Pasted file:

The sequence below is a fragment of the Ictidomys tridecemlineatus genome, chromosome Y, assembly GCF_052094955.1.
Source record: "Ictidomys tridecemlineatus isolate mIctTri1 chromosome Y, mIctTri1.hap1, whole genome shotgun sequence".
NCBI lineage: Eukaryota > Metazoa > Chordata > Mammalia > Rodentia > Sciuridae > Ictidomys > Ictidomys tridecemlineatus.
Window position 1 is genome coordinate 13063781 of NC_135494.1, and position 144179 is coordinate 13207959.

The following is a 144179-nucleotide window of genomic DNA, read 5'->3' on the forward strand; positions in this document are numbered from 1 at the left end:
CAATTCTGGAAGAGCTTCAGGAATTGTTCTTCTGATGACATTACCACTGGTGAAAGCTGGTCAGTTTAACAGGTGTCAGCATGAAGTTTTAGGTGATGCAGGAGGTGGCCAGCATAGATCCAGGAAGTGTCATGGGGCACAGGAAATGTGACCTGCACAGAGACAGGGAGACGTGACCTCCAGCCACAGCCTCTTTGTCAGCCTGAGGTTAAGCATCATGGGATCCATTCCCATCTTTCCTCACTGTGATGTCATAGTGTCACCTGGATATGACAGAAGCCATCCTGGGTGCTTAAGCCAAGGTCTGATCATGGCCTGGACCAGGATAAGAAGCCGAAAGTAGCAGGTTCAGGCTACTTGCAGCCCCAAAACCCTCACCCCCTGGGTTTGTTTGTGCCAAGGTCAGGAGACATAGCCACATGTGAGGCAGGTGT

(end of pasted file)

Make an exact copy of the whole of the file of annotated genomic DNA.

The sequence below is a fragment of the Ictidomys tridecemlineatus genome, chromosome Y, assembly GCF_052094955.1.
Source record: "Ictidomys tridecemlineatus isolate mIctTri1 chromosome Y, mIctTri1.hap1, whole genome shotgun sequence".
NCBI lineage: Eukaryota > Metazoa > Chordata > Mammalia > Rodentia > Sciuridae > Ictidomys > Ictidomys tridecemlineatus.
Window position 1 is genome coordinate 13063781 of NC_135494.1, and position 144179 is coordinate 13207959.

The following is a 144179-nucleotide window of genomic DNA, read 5'->3' on the forward strand; positions in this document are numbered from 1 at the left end:
CAATTCTGGAAGAGCTTCAGGAATTGTTCTTCTGATGACATTACCACTGGTGAAAGCTGGTCAGTTTAACAGGTGTCAGCATGAAGTTTTAGGTGATGCAGGAGGTGGCCAGCATAGATCCAGGAAGTGTCATGGGGCACAGGAAATGTGACCTGCACAGAGACAGGGAGACGTGACCTCCAGCCACAGCCTCTTTGTCAGCCTGAGGTTAAGCATCATGGGATCCATTCCCATCTTTCCTCACTGTGATGTCATAGTGTCACCTGGATATGACAGAAGCCATCCTGGGTGCTTAAGCCAAGGTCTGATCATGGCCTGGACCAGGATAAGAAGCCGAAAGTAGCAGGTTCAGGCTACTTGCAGCCCCAAAACCCTCACCCCCTGGGTTTGTTTGTGCCAAGGTCAGGAGACATAGCCACATGTGAGGCAGGTGT